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A Message from Bishop Peter

On 20 July 1969 the world watched something extraordinary. This was when the Eagle lunar module landed on the Moon’s Sea of Tranquility. This was the very first time that anyone had been to the moon. But astronauts Neil Armstrong and Buzz Aldrin had to do something hard. After years of preparation and their long and hazardous flight they had to wait. They were about to open the door of their lunar lander and step onto the unknown surface of a completely different world. But for now, their mission ordered them to take a pause, to wait and prepare for that ‘First step’. That hour-long downtime period was designed to let the astronauts recover from their space flight and prepare for their moon walk.

It is now well known that Buzz Aldrin spent his time praying, reading the Bible and taking Holy Communion. Aldrin was an elder at Webster Presbyterian Church, and before he headed into space in 1969, he got special permission to take bread and wine with him into space and to give himself communion. As the men prepared for the next phase of their mission, Aldrin spoke to the ground crew back on Earth. “I would like to request a few moments of silence,” he said. “I would like to invite each person listening in, wherever and whomever they may be, to contemplate for a moment the events of the past few hours and to give thanks in their own individual way.”

He then reached for the wine and bread he’d brought to space—the first foods ever poured or eaten on the moon. “I poured the wine into the chalice our church had given me. In the one-sixth gravity of the moon the wine curled slowly and gracefully up the side of the cup,” he later wrote. The words he read were those of Jesus: ‘I am the vine, you are the branches. Whoever remains in me, and I in you, will bear much fruit, for you can do nothing without me.’

After the resurrection, as Jesus ascended back to heaven, he gave a promise to his disciples that he would be with them always, wherever they were and wherever they went.  As Buzz Aldrin took communion on the Moon he too was aware of that promise. It is a promise that is also true for us today and so whatever each day may bring let us remember to ‘wait’ before we step out into the day and ask that Jesus may indeed be with us. As we say in Communion: ‘The Lord is here.’ ‘His Spirit is with us.’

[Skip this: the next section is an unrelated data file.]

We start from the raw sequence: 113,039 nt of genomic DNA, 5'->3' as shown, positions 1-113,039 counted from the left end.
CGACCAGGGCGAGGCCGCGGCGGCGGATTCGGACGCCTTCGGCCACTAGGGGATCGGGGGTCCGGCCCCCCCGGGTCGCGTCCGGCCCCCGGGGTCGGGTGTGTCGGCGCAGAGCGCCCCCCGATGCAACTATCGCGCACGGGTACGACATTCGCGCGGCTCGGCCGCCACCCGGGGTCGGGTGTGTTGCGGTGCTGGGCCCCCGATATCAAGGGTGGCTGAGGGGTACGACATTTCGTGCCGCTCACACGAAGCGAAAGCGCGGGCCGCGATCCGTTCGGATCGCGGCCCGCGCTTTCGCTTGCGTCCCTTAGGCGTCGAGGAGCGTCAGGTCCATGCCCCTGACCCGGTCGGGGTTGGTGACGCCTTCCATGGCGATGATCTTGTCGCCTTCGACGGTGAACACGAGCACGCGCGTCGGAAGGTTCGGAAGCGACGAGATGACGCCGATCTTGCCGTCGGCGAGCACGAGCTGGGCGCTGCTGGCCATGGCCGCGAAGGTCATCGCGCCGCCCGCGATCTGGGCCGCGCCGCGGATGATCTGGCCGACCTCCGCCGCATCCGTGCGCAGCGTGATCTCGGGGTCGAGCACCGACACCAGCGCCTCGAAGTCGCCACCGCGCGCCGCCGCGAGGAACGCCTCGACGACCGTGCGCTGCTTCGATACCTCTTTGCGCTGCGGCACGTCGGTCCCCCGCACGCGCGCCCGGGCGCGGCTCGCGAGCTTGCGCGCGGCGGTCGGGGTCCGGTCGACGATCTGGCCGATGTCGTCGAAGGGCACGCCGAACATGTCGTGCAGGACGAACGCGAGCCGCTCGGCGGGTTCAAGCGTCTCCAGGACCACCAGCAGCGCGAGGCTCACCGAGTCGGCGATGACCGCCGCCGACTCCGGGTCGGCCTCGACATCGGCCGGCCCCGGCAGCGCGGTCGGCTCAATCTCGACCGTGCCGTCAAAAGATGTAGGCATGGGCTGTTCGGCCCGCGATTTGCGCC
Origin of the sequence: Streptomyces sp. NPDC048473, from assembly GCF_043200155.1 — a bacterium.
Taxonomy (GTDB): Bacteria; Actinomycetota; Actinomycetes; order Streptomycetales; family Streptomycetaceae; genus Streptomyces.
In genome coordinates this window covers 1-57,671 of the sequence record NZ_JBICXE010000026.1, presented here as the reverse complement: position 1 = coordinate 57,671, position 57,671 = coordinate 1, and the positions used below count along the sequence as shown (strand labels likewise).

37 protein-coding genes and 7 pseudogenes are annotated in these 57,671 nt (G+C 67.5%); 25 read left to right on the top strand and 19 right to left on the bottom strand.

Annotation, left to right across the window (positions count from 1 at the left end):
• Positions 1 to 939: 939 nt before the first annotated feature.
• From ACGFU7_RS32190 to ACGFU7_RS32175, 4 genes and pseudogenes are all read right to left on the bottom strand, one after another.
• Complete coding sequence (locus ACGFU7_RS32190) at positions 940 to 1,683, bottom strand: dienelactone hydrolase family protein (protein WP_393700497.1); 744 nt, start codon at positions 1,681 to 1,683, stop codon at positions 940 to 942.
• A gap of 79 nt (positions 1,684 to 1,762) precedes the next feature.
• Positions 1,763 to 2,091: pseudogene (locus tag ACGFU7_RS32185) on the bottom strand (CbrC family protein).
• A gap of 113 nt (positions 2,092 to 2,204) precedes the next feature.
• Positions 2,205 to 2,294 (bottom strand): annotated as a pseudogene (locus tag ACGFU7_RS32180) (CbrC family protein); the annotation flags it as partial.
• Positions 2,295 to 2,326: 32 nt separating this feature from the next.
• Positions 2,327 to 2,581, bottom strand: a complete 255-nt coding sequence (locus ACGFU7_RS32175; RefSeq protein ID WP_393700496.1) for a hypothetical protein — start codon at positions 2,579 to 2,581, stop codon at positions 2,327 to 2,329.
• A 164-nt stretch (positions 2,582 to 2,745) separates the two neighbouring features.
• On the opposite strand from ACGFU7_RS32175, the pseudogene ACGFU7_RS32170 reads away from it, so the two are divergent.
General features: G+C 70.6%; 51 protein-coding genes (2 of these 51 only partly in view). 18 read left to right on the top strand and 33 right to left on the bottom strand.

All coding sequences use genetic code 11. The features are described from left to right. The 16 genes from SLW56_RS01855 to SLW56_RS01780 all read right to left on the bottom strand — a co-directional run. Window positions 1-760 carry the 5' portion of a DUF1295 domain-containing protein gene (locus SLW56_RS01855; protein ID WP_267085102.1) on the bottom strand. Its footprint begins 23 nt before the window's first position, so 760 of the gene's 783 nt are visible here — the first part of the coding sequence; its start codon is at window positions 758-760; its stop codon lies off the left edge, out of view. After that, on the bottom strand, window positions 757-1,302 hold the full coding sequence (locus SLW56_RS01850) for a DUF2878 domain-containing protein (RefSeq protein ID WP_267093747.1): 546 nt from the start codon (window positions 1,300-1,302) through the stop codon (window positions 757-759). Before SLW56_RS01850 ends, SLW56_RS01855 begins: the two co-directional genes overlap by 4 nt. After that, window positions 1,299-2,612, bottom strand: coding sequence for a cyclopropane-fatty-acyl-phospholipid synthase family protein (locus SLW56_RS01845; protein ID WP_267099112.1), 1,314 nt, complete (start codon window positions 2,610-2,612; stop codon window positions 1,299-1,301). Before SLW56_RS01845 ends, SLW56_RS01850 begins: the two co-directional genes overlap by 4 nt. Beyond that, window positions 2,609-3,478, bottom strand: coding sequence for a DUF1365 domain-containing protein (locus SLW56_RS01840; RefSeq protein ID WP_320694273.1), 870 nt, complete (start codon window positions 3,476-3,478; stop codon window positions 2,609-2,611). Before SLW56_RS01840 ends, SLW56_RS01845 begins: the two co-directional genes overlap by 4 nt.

With warm greetings,

The Right Revd Peter Hancock, Bishop of Bath and Wells

On 20 July 1969 the world watched something extraordinary. This was when the Eagle lunar module landed on the Moon’s Sea of Tranquility. This was the very first time that anyone had been to the moon. But astronauts Neil Armstrong and Buzz Aldrin had to do something hard. After years of preparation and their long and hazardous flight they had to wait. They were about to open the door of their lunar lander and step onto the unknown surface of a completely different world. But for now, their mission ordered them to take a pause, to wait and prepare for that ‘First step’. That hour-long downtime period was designed to let the astronauts recover from their space flight and prepare for their moon walk.

It is now well known that Buzz Aldrin spent his time praying, reading the Bible and taking Holy Communion. Aldrin was an elder at Webster Presbyterian Church, and before he headed into space in 1969, he got special permission to take bread and wine with him into space and to give himself communion. As the men prepared for the next phase of their mission, Aldrin spoke to the ground crew back on Earth. “I would like to request a few moments of silence,” he said. “I would like to invite each person listening in, wherever and whomever they may be, to contemplate for a moment the events of the past few hours and to give thanks in their own individual way.”

He then reached for the wine and bread he’d brought to space—the first foods ever poured or eaten on the moon. “I poured the wine into the chalice our church had given me. In the one-sixth gravity of the moon the wine curled slowly and gracefully up the side of the cup,” he later wrote. The words he read were those of Jesus: ‘I am the vine, you are the branches. Whoever remains in me, and I in you, will bear much fruit, for you can do nothing without me.’

After the resurrection, as Jesus ascended back to heaven, he gave a promise to his disciples that he would be with them always, wherever they were and wherever they went.  As Buzz Aldrin took communion on the Moon he too was aware of that promise. It is a promise that is also true for us today and so whatever each day may bring let us remember to ‘wait’ before we step out into the day and ask that Jesus may indeed be with us. As we say in Communion: ‘The Lord is here.’ ‘His Spirit is with us.’

With warm greetings,

The Right Revd Peter Hancock, Bishop of Bath and Wells

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